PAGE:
The big jalapeno-green building catches your eye. Trimmed in the color of bone-dry desert sand and accented with red, it is the first Virginia outpost of the Texas-based Chili's chain.

The Southwest theme is everywhere. The lettering in the Chili's logo suggests the shape of a saguaro cactus, the table tops are covered with colorful Mexican tiles, and clay planters are perched on window sills and room dividers.

The interior is sprawling and charming. Inverted copper cooking pots hang above tables as light fixtures. Shelves mounted high on the sage-green-paneled walls are lined with funky yard sale items such as old bird cages, a model of the RCA dog listening to the Victrola and a Shriner's hat. One such item, a popcorn box, is all that remains of the Jefferson Theater, which used to occupy these premises.

After all this visual hype, the menu seems modest by comparison. There is chili, of course, and a few Tex-Mex dishes, but most of the offerings are variations (12) on the hamburger. The prices are modest, too. Only the fajitas and the quart of chili "to go" came in over $5, and refills on soft drinks are free.

Several of the dishes are pretty good. Two colorful salads, one a meaty taco salad and the other a mixture of greens with enough shredded cheese and other toppings to make a meal, were beautifully arranged and fresh tasting. The super nacho and quesadilla appetizers were also attractive, with a scoop each of sour cream and guacamole.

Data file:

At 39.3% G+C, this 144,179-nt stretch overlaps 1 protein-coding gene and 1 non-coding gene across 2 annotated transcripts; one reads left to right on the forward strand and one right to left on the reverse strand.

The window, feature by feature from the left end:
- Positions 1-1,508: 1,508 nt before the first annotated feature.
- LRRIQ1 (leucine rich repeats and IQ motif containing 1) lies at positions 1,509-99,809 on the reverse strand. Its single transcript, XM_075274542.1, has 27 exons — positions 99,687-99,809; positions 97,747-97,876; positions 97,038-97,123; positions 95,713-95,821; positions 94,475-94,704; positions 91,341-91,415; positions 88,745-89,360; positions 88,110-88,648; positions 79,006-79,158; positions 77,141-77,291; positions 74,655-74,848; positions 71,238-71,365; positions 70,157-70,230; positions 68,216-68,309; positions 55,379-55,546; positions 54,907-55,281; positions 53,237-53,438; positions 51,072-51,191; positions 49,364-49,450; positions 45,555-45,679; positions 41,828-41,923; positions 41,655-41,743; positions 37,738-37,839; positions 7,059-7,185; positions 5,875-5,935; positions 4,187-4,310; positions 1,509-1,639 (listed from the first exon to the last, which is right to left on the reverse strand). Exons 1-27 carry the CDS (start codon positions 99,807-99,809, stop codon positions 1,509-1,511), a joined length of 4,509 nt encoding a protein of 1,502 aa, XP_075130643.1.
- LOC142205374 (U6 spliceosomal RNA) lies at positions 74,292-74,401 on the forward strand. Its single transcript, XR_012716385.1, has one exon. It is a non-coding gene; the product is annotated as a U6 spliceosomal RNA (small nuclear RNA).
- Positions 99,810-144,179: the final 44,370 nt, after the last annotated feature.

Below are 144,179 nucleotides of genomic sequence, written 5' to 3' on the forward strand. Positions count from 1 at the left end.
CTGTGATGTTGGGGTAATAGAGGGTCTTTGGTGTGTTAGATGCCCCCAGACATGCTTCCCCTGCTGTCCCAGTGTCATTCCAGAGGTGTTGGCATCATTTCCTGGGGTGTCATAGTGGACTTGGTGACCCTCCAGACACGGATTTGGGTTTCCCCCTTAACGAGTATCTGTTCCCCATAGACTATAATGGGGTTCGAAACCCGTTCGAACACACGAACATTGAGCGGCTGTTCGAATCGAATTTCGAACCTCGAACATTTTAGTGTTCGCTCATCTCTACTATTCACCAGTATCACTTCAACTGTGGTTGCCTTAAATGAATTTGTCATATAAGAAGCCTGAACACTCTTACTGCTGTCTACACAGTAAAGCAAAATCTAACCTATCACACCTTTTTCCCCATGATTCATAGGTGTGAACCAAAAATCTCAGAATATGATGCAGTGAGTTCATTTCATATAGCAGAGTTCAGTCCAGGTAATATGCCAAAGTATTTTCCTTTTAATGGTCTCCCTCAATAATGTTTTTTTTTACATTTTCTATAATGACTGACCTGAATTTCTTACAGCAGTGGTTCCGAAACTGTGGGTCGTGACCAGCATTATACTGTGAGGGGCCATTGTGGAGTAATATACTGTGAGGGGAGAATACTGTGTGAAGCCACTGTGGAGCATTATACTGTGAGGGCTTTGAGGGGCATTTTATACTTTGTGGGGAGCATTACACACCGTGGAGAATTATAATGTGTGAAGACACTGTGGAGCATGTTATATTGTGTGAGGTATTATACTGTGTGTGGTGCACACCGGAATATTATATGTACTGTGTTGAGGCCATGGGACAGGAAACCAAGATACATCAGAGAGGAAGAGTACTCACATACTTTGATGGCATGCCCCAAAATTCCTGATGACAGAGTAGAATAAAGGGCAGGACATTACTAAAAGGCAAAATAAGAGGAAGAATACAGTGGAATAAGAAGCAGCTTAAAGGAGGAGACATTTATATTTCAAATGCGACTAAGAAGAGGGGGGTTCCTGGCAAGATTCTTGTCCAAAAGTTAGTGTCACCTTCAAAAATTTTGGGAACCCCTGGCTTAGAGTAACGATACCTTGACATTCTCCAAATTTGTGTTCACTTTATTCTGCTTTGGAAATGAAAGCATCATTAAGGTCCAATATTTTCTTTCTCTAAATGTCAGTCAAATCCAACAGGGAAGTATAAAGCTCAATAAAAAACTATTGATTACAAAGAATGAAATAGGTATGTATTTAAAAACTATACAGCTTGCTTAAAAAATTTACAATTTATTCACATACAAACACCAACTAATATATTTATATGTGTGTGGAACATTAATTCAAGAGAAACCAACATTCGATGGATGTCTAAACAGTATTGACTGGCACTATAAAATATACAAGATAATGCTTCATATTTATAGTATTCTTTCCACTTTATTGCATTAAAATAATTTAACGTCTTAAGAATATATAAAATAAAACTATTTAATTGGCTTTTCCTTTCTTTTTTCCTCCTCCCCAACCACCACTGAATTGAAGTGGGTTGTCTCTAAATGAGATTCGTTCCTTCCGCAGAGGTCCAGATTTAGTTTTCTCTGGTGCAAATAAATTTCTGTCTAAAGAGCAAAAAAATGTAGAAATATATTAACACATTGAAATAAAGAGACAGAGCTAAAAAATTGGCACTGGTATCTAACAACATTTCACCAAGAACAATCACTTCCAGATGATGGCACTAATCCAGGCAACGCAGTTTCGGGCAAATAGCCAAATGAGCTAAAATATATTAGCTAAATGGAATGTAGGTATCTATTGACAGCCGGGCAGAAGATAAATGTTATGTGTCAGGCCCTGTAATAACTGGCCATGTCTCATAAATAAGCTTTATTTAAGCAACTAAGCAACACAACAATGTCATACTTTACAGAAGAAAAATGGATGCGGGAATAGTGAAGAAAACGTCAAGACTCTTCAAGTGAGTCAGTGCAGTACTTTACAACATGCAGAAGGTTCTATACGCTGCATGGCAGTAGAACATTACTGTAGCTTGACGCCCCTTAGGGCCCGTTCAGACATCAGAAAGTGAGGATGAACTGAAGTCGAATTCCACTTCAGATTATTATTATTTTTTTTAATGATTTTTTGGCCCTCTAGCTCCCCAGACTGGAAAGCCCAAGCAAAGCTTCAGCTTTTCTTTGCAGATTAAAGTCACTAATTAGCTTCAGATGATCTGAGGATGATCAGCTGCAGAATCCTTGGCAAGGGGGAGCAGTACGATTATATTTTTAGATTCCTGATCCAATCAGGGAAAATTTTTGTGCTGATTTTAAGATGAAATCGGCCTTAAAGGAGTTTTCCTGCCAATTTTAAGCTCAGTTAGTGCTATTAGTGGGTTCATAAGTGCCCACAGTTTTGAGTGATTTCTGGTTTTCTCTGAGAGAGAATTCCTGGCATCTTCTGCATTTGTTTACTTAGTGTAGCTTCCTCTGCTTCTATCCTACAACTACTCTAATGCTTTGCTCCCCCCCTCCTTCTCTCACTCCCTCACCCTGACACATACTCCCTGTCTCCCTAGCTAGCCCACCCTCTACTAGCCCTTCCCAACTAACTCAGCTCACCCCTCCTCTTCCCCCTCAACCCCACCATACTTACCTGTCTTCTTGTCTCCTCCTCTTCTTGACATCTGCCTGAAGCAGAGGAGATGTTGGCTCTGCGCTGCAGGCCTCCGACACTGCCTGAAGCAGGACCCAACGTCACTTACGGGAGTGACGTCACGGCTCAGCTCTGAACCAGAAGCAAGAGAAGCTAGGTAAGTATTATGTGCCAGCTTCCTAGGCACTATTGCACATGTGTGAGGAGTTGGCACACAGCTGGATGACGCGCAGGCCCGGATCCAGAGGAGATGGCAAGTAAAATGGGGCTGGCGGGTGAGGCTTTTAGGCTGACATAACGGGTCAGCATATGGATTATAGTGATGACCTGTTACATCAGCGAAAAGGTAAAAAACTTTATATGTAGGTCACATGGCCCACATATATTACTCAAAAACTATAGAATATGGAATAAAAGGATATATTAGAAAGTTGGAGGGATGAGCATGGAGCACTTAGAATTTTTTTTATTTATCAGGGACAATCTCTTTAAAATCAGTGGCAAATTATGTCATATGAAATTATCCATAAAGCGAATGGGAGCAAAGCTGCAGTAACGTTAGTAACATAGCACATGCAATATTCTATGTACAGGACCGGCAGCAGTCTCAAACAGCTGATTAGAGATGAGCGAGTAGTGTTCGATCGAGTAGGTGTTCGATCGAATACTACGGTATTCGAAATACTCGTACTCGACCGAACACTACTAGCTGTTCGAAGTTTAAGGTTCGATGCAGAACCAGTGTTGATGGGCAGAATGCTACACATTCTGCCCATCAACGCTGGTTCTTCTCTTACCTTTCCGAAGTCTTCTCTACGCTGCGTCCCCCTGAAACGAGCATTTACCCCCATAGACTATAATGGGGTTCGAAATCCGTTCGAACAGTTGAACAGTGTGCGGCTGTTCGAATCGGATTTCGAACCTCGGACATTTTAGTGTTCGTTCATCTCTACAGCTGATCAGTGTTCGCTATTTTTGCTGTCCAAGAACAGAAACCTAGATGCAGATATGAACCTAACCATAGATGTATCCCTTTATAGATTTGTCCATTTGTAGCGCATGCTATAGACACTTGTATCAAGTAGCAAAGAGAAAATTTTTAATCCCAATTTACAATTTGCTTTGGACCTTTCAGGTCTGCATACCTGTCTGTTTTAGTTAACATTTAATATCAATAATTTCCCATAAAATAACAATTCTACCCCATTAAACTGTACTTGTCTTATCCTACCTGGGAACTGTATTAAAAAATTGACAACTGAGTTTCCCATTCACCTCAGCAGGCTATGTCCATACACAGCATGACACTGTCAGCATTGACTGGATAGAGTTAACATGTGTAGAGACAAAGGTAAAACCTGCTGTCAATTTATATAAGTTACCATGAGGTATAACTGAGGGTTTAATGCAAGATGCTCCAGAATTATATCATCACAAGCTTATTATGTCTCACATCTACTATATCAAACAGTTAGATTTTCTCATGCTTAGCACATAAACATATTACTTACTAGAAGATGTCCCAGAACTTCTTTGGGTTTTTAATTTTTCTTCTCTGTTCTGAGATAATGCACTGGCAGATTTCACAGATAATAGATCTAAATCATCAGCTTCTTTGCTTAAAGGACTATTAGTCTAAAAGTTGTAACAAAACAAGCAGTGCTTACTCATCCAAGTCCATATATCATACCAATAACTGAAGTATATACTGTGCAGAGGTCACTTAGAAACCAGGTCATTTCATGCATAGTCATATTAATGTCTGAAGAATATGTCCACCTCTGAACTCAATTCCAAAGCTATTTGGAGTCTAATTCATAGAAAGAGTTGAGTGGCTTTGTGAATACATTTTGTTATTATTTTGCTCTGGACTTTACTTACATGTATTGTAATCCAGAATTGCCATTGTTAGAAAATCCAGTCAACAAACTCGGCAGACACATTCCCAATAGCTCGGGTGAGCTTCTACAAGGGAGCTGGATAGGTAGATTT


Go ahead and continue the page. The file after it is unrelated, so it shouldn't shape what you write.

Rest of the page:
Although the burgers are big and fairly thick, they tend to be bland and need the enhancement of the toppings, such as the guacamole, lettuce, tomato and swiss cheese for the verde burger. The peppery home-style fries are delicious.

If Chili's could improve one thing, some decent flour tortillas would get my vote. At present they taste like flattened Wonder Bread. Much of the flavor of the fillings in the quesadillas, soft tacos, and fajitas was lost to the doughy wrappers.

In spite of the restaurant's name, the bowl of chili is not very special. Although there is a generous amount of ground beef, the seasoning tasted like packaged taco spices.

For dessert, Chili's makes a thick chocolate shake with lots of ice cream, and a hot fudge sundae in a fried, cinnamon-coated flour tortilla shell. This is definitely the best way to eat the flour tortillas.

The service is prompt and solicitous, but at times it goes into overdrive, rushing entrees into unfinished appetizers and threatening gastric gridlock if you try to keep up.

At Chili's, the surroundings can give your spirits a boost and the prices won't blow your budget. A family of four can fill up for $25 to $30. On the whole, however, don't expect the food to be more than average chuck-wagon fare.